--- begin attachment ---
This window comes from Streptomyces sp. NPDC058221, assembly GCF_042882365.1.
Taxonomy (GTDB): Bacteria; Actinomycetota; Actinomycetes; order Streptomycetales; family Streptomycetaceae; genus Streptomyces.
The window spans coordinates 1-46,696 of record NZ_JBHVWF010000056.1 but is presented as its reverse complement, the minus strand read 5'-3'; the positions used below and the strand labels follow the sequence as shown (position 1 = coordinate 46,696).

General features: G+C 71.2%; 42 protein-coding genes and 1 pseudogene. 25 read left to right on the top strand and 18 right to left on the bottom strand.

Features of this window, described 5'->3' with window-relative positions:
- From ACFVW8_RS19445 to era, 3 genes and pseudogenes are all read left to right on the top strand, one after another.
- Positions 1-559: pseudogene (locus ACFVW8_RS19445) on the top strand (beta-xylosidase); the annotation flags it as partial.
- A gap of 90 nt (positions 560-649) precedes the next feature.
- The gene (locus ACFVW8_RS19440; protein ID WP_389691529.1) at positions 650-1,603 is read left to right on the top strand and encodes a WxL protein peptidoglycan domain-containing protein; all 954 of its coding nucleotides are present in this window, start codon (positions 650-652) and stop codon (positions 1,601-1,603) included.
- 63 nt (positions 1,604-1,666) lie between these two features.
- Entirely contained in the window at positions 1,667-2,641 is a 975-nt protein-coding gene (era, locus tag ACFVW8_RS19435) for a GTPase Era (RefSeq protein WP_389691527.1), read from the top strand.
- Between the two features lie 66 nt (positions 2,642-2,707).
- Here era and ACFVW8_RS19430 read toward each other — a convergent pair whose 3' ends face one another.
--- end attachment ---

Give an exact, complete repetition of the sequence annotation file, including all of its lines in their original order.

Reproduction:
This window comes from Streptomyces sp. NPDC058221, assembly GCF_042882365.1.
Taxonomy (GTDB): Bacteria; Actinomycetota; Actinomycetes; order Streptomycetales; family Streptomycetaceae; genus Streptomyces.
The window spans coordinates 1-46,696 of record NZ_JBHVWF010000056.1 but is presented as its reverse complement, the minus strand read 5'-3'; the positions used below and the strand labels follow the sequence as shown (position 1 = coordinate 46,696).

General features: G+C 71.2%; 42 protein-coding genes and 1 pseudogene. 25 read left to right on the top strand and 18 right to left on the bottom strand.

Features of this window, described 5'->3' with window-relative positions:
- From ACFVW8_RS19445 to era, 3 genes and pseudogenes are all read left to right on the top strand, one after another.
- Positions 1-559: pseudogene (locus ACFVW8_RS19445) on the top strand (beta-xylosidase); the annotation flags it as partial.
- A gap of 90 nt (positions 560-649) precedes the next feature.
- The gene (locus ACFVW8_RS19440; protein ID WP_389691529.1) at positions 650-1,603 is read left to right on the top strand and encodes a WxL protein peptidoglycan domain-containing protein; all 954 of its coding nucleotides are present in this window, start codon (positions 650-652) and stop codon (positions 1,601-1,603) included.
- 63 nt (positions 1,604-1,666) lie between these two features.
- Entirely contained in the window at positions 1,667-2,641 is a 975-nt protein-coding gene (era, locus tag ACFVW8_RS19435) for a GTPase Era (RefSeq protein WP_389691527.1), read from the top strand.
- Between the two features lie 66 nt (positions 2,642-2,707).
- Here era and ACFVW8_RS19430 read toward each other — a convergent pair whose 3' ends face one another.